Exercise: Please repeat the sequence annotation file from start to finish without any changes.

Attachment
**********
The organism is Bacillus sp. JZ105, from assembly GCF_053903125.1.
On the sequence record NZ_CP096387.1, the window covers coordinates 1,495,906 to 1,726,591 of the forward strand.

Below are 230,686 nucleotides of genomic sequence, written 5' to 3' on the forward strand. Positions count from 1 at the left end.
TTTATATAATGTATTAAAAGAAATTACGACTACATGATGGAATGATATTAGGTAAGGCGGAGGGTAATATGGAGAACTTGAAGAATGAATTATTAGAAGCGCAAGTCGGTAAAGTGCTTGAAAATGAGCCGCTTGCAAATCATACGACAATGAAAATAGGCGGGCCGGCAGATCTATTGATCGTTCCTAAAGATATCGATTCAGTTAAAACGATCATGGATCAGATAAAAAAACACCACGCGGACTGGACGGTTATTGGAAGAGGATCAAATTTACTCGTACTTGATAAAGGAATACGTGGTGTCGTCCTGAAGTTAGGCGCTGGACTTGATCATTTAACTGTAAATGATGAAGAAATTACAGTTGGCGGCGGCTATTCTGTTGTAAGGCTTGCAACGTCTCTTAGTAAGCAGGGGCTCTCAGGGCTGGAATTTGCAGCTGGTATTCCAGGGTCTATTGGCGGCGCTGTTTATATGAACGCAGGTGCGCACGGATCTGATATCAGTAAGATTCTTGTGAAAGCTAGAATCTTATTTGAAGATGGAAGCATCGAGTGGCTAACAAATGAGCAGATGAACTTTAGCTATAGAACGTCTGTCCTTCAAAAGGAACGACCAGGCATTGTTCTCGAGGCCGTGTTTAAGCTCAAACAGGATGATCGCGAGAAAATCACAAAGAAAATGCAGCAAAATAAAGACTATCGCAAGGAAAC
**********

The organism is Bacillus sp. JZ105, from assembly GCF_053903125.1.
On the sequence record NZ_CP096387.1, the window covers coordinates 1,495,906 to 1,726,591 of the forward strand.

Below are 230,686 nucleotides of genomic sequence, written 5' to 3' on the forward strand. Positions count from 1 at the left end.
TTTATATAATGTATTAAAAGAAATTACGACTACATGATGGAATGATATTAGGTAAGGCGGAGGGTAATATGGAGAACTTGAAGAATGAATTATTAGAAGCGCAAGTCGGTAAAGTGCTTGAAAATGAGCCGCTTGCAAATCATACGACAATGAAAATAGGCGGGCCGGCAGATCTATTGATCGTTCCTAAAGATATCGATTCAGTTAAAACGATCATGGATCAGATAAAAAAACACCACGCGGACTGGACGGTTATTGGAAGAGGATCAAATTTACTCGTACTTGATAAAGGAATACGTGGTGTCGTCCTGAAGTTAGGCGCTGGACTTGATCATTTAACTGTAAATGATGAAGAAATTACAGTTGGCGGCGGCTATTCTGTTGTAAGGCTTGCAACGTCTCTTAGTAAGCAGGGGCTCTCAGGGCTGGAATTTGCAGCTGGTATTCCAGGGTCTATTGGCGGCGCTGTTTATATGAACGCAGGTGCGCACGGATCTGATATCAGTAAGATTCTTGTGAAAGCTAGAATCTTATTTGAAGATGGAAGCATCGAGTGGCTAACAAATGAGCAGATGAACTTTAGCTATAGAACGTCTGTCCTTCAAAAGGAACGACCAGGCATTGTTCTCGAGGCCGTGTTTAAGCTCAAACAGGATGATCGCGAGAAAATCACAAAGAAAATGCAGCAAAATAAAGACTATCGCAAGGAAAC